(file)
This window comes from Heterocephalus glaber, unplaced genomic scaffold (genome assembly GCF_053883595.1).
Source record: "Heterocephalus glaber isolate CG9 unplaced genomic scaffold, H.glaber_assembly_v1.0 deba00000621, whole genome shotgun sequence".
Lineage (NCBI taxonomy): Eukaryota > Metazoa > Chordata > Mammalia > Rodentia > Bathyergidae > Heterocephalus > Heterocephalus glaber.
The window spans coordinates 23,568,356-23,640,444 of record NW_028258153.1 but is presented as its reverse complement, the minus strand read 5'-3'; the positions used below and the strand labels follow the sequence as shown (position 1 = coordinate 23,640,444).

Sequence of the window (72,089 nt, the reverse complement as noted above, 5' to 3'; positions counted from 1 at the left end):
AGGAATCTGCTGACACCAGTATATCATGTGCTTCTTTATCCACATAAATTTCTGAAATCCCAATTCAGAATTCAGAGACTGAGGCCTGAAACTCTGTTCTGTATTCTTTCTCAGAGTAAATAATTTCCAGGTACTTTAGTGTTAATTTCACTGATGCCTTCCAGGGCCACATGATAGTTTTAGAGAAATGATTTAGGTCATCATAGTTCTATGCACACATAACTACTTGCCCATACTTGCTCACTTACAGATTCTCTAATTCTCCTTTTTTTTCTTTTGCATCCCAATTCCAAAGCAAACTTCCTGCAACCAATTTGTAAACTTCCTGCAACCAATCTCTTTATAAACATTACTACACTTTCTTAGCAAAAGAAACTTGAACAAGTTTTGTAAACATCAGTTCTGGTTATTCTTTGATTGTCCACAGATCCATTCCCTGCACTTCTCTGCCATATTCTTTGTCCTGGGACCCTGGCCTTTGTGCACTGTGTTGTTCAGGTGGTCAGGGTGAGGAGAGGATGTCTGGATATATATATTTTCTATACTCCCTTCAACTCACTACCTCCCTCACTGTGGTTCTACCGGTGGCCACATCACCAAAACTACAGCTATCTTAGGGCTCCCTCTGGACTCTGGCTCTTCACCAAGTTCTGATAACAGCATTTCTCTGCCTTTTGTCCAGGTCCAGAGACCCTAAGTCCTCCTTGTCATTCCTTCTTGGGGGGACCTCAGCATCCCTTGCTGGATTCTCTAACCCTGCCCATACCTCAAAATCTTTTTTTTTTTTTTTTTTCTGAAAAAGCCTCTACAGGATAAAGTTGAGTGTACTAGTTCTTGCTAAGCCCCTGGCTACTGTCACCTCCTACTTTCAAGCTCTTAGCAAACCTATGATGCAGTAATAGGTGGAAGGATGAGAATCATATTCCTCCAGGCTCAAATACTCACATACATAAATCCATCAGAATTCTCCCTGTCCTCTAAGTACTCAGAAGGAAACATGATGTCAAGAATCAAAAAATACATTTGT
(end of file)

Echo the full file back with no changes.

This window comes from Heterocephalus glaber, unplaced genomic scaffold (genome assembly GCF_053883595.1).
Source record: "Heterocephalus glaber isolate CG9 unplaced genomic scaffold, H.glaber_assembly_v1.0 deba00000621, whole genome shotgun sequence".
Lineage (NCBI taxonomy): Eukaryota > Metazoa > Chordata > Mammalia > Rodentia > Bathyergidae > Heterocephalus > Heterocephalus glaber.
The window spans coordinates 23,568,356-23,640,444 of record NW_028258153.1 but is presented as its reverse complement, the minus strand read 5'-3'; the positions used below and the strand labels follow the sequence as shown (position 1 = coordinate 23,640,444).

Sequence of the window (72,089 nt, the reverse complement as noted above, 5' to 3'; positions counted from 1 at the left end):
AGGAATCTGCTGACACCAGTATATCATGTGCTTCTTTATCCACATAAATTTCTGAAATCCCAATTCAGAATTCAGAGACTGAGGCCTGAAACTCTGTTCTGTATTCTTTCTCAGAGTAAATAATTTCCAGGTACTTTAGTGTTAATTTCACTGATGCCTTCCAGGGCCACATGATAGTTTTAGAGAAATGATTTAGGTCATCATAGTTCTATGCACACATAACTACTTGCCCATACTTGCTCACTTACAGATTCTCTAATTCTCCTTTTTTTTCTTTTGCATCCCAATTCCAAAGCAAACTTCCTGCAACCAATTTGTAAACTTCCTGCAACCAATCTCTTTATAAACATTACTACACTTTCTTAGCAAAAGAAACTTGAACAAGTTTTGTAAACATCAGTTCTGGTTATTCTTTGATTGTCCACAGATCCATTCCCTGCACTTCTCTGCCATATTCTTTGTCCTGGGACCCTGGCCTTTGTGCACTGTGTTGTTCAGGTGGTCAGGGTGAGGAGAGGATGTCTGGATATATATATTTTCTATACTCCCTTCAACTCACTACCTCCCTCACTGTGGTTCTACCGGTGGCCACATCACCAAAACTACAGCTATCTTAGGGCTCCCTCTGGACTCTGGCTCTTCACCAAGTTCTGATAACAGCATTTCTCTGCCTTTTGTCCAGGTCCAGAGACCCTAAGTCCTCCTTGTCATTCCTTCTTGGGGGGACCTCAGCATCCCTTGCTGGATTCTCTAACCCTGCCCATACCTCAAAATCTTTTTTTTTTTTTTTTTTCTGAAAAAGCCTCTACAGGATAAAGTTGAGTGTACTAGTTCTTGCTAAGCCCCTGGCTACTGTCACCTCCTACTTTCAAGCTCTTAGCAAACCTATGATGCAGTAATAGGTGGAAGGATGAGAATCATATTCCTCCAGGCTCAAATACTCACATACATAAATCCATCAGAATTCTCCCTGTCCTCTAAGTACTCAGAAGGAAACATGATGTCAAGAATCAAAAAATACATTTGT